A profile file consists mainly of sections. Sections are used to group parameters which share the same context. Every section must start with the keyword section followed by the name of the section. After the name comes the block of parameters, which is surrounded by curly braces. Parameters can be of type String, Number, Boolean or Array. Strings must be framed with double quotes. If the String contains newlines, use three double quotes instead of one. Arrays are framed with square brackets. Inside an array, the elements must be comma separated. Every assignment must be finished by a semicolon. Multi line comments have the form /* my comment */ , single line comments look like // my comment\n.

Mandatory Elements

A profile for herold must start with the line transformation html2docbook;.

Section HTML

The section HTML defines parameters, which control the loading and parsing of the HTML input data.


The character set used to read the input stream.


Defines an array of xpath expressions. All matches are removed from the HTML DOM tree before transformation.

Section DocBook


The text for the abstract element of the info section. If the text is structured with newlines, use three double quotes as delimiters. If the text starts with a "<" character, it is embedded into an abstract element, otherwise the text is embedded into an para element inside of an abstract element. The text will parsed and can contain DocBook elements.


If set to true, an index element is inserted at the end of the DocBook XML.


The email address of the author. If this parameter is set, it is used to create an info section at the beginning of the document.


The firstname of the author. If this parameter is set, it is used to create an info section at the beginning of the document.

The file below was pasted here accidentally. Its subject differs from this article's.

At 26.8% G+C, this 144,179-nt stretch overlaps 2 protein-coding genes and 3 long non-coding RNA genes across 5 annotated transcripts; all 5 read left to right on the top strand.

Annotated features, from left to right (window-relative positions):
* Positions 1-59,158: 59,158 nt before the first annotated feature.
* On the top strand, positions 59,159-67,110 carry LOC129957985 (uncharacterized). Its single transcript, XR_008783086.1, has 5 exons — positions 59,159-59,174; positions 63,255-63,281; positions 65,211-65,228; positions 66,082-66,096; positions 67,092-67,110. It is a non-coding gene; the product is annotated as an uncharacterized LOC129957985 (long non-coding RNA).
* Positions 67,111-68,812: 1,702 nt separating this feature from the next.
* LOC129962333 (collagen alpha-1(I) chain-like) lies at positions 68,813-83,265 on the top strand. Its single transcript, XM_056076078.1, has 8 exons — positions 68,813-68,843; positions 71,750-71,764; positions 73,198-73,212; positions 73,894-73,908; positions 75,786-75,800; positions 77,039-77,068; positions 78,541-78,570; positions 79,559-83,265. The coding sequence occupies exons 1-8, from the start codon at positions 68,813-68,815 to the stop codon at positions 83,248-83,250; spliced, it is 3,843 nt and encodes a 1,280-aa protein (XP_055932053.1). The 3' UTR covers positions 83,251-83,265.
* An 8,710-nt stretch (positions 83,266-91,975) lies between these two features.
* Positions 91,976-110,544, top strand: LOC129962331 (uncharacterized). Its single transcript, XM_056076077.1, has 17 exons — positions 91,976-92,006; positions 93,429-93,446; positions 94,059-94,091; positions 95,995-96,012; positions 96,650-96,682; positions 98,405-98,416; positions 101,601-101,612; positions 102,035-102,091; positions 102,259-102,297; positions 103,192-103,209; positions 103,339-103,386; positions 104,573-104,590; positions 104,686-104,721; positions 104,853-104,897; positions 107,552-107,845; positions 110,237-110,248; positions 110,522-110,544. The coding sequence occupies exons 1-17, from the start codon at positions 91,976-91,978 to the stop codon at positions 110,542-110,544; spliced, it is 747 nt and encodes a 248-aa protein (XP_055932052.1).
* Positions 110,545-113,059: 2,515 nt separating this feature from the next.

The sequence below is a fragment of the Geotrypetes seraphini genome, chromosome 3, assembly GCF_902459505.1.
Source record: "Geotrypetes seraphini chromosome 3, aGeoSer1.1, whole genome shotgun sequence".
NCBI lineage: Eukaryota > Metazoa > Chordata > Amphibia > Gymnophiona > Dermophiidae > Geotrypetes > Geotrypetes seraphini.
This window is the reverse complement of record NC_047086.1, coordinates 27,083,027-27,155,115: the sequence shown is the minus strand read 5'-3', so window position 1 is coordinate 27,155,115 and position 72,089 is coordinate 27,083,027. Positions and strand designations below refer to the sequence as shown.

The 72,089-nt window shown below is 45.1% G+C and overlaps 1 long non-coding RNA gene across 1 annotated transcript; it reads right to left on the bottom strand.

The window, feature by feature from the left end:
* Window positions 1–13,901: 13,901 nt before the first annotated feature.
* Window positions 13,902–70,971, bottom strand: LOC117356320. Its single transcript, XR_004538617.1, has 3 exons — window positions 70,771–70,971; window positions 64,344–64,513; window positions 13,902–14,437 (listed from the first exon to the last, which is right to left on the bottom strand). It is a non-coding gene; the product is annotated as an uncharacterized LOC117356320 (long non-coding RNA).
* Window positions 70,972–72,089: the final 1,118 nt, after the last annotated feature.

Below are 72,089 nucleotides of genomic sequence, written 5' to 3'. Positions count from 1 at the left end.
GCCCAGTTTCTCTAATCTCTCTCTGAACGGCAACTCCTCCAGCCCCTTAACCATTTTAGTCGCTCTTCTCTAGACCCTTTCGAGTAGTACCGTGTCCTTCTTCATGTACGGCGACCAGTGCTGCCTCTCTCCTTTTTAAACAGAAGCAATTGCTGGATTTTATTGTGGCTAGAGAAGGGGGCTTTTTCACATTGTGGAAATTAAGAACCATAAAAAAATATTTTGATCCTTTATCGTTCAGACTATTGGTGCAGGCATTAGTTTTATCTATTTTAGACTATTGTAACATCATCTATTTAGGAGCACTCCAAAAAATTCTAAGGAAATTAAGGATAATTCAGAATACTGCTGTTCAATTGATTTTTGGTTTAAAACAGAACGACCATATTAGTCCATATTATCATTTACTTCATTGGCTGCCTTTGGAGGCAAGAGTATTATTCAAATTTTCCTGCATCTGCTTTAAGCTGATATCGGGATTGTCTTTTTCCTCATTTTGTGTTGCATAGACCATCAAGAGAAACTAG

The surname of the author. If this parameter is set, it is used to create an info section at the beginning of the document.


Defines an array of element names. If an element of this list is detected while writing the output, the element and all child nodes will be written to a separate file. This new file will be included into the parent file with an xi:include tag. Recursive structures result in recursive includes. You might want to use this, if you are transforming big HTML files and the resulting DocBook XML file becomes uncomfortable large.


Defines the depth for a chunk element, until the chunking should be executed, eg chunk-section-depth = 3. If an element defined for chunking is nested recursivley, you might want to control the depth to which the chunking should be done. The default depth is 1, which means only the topmost element is separated.


if set to false, anchor elements doesn't get a xreflabel attribute.


If set to true, tables structures will be ignored. The content of the table cells will be inserted into the DocBook XML as a sequence of paragraphs. This parameter can be useful if your HTML contains tables for formatting purposes. Normally you want to get rid of them, because they tamper the logical structure.


The document element you want to use. Must be one of article, book, part or reference.


The character set which will be used for writing the output file.


An array of image formats. These formats will be inserted as imageobject elements, additionally to the format found in the src attribute of the corresponding img element. The original format is inserted twice with the roles "html" and "fo". The other formats are inserted as "html-<FORMAT>" and "fo-<FORMAT>".


The title of the resulting document. If this parameter is undefined, herold tries to dected the title from the head section of the HTML data.


If you want absolute image paths in the fileref attribute of the imagedata element, set this parameter to true.

Section node

The mapping of HTML elements to DocBook element can be fine tuned by using node sections. If you have HTML code which looks like the following fragment:

<ol class="procedure">
  <li>Step 1</li>
  <li>Step 2</li>
  <li>Step 3</li>